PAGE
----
This trend is in line with my thinking at times as it pertains to pursuing my career goals in PR. Even at the entry-level, I experienced the same frustrations breaking into the PR profession. In the summer of 2009, I was one of thousands of Detroit teenagers and young adults who went through the excruciating process of applying for a job through the city’s summer youth employment program. To make a long story short, I spent what nearly felt like eight hours waiting in lines to go through the bureaucratic process of potential employment only to have never been contacted regarding where to report for my job site. It was this experience that motivated me to create my own opportunities upon graduating from Northwood as I established myself as a freelance consultant two years later.

Just as I didn’t want to wait for a job opportunity in PR to present itself to me, black mid-career professionals aren’t waiting around to move into executive level positions. Life is too short to wait on the things we truly want out of it. There is nothing wrong with creating the life you want, even if it means taking risks and being uncomfortable. Perhaps by more professionals starting their own firms, corporations in need of high-level PR will take notice of the vast array of capable talent out there and begin to diversify their executive offices.

My Road Map to a Successful Career in PR

This week is my first of two weeks off from my master’s program at Syracuse University. While I don’t have a blog post that’s due for a class, I figured that I’d maintain a habit of blogging every week as I’ll be doing the same starting fall semester for my advanced writing class.

Anyway, to pick up where I left off with my last blog post, I’m definitely pleased so far with my decision to pursue a master’s degree in public relations. Perhaps what I’ve been most thankful for is my ability to use my course projects for my portfolio to share with prospective employers. Now that the summer session is over I’m turning my attention to finding internship and job opportunities, preferably with nonprofit organizations.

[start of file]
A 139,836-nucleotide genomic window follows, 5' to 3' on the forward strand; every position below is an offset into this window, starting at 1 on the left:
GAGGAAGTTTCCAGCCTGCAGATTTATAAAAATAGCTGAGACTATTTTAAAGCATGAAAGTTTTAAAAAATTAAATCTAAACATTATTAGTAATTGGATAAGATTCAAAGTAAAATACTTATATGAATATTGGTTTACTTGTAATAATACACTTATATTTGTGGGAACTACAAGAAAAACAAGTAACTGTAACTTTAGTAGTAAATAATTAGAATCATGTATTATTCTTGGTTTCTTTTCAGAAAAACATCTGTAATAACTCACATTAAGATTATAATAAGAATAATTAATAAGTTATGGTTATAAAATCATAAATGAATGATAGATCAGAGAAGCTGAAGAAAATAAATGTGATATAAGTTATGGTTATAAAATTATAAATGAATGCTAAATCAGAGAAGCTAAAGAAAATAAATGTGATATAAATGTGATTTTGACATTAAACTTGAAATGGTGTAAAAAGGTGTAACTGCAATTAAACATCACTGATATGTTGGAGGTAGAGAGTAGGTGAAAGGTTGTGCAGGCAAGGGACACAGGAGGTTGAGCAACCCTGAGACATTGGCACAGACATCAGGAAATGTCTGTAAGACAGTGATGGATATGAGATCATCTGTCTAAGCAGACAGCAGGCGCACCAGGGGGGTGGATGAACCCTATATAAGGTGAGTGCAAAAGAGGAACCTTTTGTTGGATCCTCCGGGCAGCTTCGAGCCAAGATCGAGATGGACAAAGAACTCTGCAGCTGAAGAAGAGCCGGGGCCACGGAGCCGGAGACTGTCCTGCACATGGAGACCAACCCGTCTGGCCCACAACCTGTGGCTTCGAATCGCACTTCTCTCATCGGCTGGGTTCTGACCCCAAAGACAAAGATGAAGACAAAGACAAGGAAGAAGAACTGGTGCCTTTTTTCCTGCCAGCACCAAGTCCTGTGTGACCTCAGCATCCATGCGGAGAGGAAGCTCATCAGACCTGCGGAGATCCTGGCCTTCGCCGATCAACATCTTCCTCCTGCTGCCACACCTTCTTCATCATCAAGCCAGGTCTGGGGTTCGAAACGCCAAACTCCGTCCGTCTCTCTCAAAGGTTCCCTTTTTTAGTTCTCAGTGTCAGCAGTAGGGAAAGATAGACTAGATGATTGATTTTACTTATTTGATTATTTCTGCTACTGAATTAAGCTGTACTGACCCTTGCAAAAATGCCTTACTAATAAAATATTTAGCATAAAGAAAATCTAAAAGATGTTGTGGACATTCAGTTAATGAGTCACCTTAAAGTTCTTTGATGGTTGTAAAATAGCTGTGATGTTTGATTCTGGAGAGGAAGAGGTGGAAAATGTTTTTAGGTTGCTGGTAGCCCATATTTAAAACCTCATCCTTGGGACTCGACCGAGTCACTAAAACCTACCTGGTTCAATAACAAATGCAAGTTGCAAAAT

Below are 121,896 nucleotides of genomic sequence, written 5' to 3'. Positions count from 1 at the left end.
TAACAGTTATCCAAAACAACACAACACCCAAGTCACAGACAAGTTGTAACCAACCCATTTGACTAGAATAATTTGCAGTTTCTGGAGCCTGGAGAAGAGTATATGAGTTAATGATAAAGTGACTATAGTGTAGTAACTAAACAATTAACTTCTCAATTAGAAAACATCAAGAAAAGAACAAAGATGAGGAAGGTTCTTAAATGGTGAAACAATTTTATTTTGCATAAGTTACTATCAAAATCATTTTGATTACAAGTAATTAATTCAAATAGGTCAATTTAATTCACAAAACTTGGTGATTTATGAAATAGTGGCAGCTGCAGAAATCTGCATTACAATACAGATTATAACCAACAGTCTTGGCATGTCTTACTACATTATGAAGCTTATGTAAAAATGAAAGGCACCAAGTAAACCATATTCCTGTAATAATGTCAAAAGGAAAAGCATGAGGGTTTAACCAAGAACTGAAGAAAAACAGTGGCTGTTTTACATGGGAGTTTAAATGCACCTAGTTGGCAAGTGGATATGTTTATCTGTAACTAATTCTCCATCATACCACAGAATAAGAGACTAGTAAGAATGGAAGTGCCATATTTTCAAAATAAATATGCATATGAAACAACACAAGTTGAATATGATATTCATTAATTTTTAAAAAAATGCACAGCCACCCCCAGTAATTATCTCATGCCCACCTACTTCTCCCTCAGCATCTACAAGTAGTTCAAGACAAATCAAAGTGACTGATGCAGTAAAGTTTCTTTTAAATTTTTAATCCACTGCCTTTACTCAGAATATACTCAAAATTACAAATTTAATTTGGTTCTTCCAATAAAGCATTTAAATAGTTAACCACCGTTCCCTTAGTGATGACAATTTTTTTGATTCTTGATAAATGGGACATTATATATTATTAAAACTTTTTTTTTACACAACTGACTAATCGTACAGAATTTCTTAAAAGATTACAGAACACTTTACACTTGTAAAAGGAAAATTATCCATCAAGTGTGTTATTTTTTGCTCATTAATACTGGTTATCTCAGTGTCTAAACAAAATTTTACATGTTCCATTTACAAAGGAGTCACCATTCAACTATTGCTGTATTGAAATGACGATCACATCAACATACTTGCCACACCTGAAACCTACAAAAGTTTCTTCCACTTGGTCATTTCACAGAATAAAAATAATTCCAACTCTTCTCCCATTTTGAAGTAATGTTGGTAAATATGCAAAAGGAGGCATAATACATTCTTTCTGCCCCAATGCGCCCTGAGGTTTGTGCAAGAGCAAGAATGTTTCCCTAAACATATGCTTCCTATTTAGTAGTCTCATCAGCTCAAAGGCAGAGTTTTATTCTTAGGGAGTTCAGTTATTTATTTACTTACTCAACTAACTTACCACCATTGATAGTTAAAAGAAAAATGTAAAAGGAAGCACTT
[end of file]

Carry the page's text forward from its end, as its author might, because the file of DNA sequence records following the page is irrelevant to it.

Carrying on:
tumblr_l4zu1eCcMv1qa9gi9o1_400It’s really no secret why I have a special interest in nonprofits. As you know, I’ve been telling the stories of organizations in Detroit for four years prior to enrolling at Syracuse. What hasn’t always been clear though were my ultimate career goals. However, as I’ve had time to prepare and embrace what I want from my program I’ve determined four career paths which I wish to pursue:

  1. Nonprofit PR for youth-serving organizations – The work that I’ve done with organizations in Detroit the past few years have been some of my greatest accomplishments as a professional. After I’d see an organization get published for their work in the Detroit News or Detroit Free Press I’d always say to myself, “Man, I can’t wait to make a career out of this!” After all, there are few things better than showcasing youth in a positive light.
  2. Community relations for professional sports teams – This one is kind of a new interest for me. My interest in this as a career choice became clearer as I’ve thought of ways to combine my love of community and sports. Specifically, I love the work that Sam Abrams does with the Detroit Tigers as he’s constantly informing local baseball coaches of ways to get their youth involved with the team’s programs.
  3. Running my own small communications firm – With the way the economy sometimes works, it’s no wonder why people are taking control of their own futures by working for themselves. Sure, the idea of finding and maintaining clients is scary as they are your primary source of income, but it’s also just as rewarding to be your own boss and have more control over your schedule.
  4. Teaching at the college/university level – I’m really intrigued by the idea of being able educate and train the next generation of communications professionals. With time, I think it’d be cool to develop a PR program from scratch and turn it into one of prestige. Pursuing this as a career path may require some additional years of school, but at least Ph.D.’s get paid for by the university, and not the other way around!

As the fall semester starts it’ll be interesting to see where my grad school experiences lead me. One thing I’m confident of though is that now that I have an idea where I want to go I can use my connections at Syracuse to create a plan for getting there.